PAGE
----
Tea. Native to Southeast Asia and Southern China, leaves of the tea tree, camellia sinensis, were probably chewed raw long before recorded in history. One story says that over 4,700 years ago a Chinese emperor named Shennong, whose name means “divine farmer”, discovered how to make a tea infusion when a wind blew leaves from a nearby bush into the water he was boiling.

Did You Know? Tea bricks were used as a form of currency from 9th to 20th century in China, Mongolia, Siberia, Tibet, Turkmenistan and Russia.

Before the 1500s, NPR writes: “The first tea leaves weren’t drunk in loose form; instead, they were compressed into cakes. To prepare tea, early drinkers had to tear off a piece of the compressed brick (often stamped with intricate patterns, and so valuable that it could be used in lieu of currency), roast it and tear it into even smaller pieces.”

“Making tea bricks requires different stages. Tea leaves are dried in the sun first. Then they are taken off of their stem and finally, sifted to be separated from one another. The leaves are put in a bag, steamed over boiling water and fermented, whereas the twigs are crushed. The whole is then cast in a metal mold. At this stage, the tea brick is regularly moistened with rice-water to avoid air bubbles. Beef blood, dung or flour is also added to act as a binder and to maintain the brick in its initial form. Finally, before being used, the brick is put through fire and aged.” —NBB Museum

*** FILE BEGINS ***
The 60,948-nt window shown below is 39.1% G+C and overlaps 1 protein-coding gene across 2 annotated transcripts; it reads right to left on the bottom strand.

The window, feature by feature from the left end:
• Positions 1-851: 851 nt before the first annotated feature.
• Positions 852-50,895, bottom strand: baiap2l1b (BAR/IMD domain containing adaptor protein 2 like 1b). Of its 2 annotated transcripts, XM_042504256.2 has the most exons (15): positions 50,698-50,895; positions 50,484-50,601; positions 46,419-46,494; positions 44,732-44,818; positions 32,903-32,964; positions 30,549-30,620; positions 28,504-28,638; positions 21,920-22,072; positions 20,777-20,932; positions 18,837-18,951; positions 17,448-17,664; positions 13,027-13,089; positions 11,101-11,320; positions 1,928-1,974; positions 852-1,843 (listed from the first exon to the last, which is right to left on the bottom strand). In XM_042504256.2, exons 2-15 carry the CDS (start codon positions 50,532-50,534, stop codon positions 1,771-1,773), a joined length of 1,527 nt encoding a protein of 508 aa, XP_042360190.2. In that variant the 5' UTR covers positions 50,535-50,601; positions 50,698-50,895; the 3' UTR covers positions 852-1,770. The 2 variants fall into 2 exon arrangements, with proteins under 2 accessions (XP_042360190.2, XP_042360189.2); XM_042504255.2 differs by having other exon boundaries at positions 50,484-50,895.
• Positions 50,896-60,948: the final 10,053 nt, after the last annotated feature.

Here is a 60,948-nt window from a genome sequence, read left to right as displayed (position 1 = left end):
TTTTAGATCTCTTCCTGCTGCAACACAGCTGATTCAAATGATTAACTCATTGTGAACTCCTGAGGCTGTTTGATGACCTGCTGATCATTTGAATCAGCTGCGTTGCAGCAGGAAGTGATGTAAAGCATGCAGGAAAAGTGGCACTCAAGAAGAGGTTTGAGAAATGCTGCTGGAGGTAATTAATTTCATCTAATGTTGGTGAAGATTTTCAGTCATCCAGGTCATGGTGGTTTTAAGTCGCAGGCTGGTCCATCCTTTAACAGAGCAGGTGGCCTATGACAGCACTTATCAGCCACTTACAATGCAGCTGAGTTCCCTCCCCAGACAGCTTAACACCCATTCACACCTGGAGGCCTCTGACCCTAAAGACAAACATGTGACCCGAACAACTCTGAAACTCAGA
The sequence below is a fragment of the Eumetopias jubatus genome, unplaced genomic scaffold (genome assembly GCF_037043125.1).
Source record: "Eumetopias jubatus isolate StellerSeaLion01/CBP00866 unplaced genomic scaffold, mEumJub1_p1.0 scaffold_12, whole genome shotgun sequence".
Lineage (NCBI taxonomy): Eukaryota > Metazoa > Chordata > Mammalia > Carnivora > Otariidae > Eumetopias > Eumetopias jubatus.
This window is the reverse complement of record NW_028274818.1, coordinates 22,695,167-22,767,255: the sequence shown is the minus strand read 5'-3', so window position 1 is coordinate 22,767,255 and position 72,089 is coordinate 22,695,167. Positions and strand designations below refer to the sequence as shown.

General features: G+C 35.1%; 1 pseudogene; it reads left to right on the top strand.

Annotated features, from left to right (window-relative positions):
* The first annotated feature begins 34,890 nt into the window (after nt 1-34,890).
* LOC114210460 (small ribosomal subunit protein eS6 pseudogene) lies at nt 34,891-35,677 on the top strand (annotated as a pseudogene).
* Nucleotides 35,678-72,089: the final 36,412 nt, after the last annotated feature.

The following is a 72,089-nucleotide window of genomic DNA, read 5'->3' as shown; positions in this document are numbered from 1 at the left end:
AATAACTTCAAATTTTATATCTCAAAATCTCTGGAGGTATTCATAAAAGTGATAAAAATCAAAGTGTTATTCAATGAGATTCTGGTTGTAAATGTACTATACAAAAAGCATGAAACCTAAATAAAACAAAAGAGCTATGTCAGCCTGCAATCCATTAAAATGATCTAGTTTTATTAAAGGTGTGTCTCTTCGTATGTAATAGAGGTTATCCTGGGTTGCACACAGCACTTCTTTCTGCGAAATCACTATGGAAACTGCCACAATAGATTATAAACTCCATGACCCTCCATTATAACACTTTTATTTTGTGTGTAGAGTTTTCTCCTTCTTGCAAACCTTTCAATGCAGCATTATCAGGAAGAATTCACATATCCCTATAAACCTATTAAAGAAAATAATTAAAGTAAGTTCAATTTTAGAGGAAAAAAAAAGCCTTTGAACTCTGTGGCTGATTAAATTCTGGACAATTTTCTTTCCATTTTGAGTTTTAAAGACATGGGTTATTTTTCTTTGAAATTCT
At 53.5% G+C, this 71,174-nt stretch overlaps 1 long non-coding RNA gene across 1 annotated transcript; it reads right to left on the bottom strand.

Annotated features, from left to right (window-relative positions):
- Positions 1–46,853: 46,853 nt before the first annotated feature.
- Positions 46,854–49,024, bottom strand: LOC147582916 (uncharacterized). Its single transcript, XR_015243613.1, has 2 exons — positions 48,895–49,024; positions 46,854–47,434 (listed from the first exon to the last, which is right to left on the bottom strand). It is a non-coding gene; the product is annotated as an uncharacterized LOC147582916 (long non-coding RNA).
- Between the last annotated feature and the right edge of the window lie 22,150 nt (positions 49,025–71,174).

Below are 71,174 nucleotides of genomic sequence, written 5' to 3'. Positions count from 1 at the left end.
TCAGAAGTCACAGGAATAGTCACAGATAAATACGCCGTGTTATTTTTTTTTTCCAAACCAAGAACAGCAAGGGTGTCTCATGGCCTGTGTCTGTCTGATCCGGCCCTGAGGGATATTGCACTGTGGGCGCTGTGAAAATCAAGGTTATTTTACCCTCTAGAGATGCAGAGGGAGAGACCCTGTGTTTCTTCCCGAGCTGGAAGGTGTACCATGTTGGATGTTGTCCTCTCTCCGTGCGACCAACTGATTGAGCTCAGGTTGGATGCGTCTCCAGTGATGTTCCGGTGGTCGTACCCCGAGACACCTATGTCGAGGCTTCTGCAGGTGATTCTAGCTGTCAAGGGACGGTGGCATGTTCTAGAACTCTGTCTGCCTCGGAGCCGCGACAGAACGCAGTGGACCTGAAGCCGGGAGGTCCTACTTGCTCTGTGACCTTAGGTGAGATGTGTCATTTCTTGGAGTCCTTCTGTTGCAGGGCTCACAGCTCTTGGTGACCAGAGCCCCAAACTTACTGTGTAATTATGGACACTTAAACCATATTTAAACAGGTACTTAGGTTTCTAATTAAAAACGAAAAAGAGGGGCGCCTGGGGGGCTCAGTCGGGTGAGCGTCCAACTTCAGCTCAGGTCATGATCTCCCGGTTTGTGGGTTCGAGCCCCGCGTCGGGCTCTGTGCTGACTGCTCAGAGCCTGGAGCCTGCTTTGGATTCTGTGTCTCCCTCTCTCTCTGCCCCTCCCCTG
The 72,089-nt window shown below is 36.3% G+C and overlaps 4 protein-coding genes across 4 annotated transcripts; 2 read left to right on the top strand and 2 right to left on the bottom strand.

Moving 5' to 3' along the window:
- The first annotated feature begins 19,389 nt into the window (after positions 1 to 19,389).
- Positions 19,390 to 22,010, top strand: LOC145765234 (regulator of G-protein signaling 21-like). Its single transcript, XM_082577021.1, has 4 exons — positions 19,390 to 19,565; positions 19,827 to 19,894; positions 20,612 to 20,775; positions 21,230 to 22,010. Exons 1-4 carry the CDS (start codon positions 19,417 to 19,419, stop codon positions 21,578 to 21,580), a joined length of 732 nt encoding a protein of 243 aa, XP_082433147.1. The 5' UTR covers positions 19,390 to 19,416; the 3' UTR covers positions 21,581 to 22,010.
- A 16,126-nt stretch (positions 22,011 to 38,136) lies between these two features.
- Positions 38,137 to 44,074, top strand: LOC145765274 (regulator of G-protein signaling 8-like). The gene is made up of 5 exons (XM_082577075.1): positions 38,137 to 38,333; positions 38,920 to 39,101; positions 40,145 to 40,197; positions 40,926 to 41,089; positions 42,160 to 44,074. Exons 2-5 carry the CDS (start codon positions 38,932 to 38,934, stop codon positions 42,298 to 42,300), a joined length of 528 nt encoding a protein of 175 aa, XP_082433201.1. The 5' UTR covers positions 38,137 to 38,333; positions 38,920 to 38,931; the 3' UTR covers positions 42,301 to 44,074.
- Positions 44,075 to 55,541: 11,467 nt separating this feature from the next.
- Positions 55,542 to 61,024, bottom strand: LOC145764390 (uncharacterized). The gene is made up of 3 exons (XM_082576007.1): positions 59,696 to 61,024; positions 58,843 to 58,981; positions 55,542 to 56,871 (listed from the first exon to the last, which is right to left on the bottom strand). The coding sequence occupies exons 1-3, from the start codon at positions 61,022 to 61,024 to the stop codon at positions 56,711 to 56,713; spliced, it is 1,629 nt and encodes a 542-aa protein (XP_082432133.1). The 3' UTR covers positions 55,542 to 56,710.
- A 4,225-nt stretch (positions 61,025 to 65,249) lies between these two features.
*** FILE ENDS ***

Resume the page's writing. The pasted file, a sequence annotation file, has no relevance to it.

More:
The 1500s saw the invention and use of teapots, the first of which came from the Yi-Xing region of China and were soon copied throughout the world became common. During this time, tea had taken on the form of rolled leaves.

Upon reaching Europe in the 1600s, tea wares were modified to suit the English; adding handles to tea cups,  enlarging them even to accommodate the the use of milk and sugar.

In 1900s America, tea merchant Thomas Sullivan unintentionally commercialized the tea bag which used to package customers orders. Upon receipt, they’d put the them directly into their teapots.

Interested in learning more about tea? There’s the “High Tea: Glorious Manifestations East and West” taking place at the Norton Museum of Art through May 24. Alternatively you can attend a Sado Tea Ceremony at Morikami Japanese Gardens in Delray Beach, where you’ll learn to perform traditional Japanese tea ceremony.

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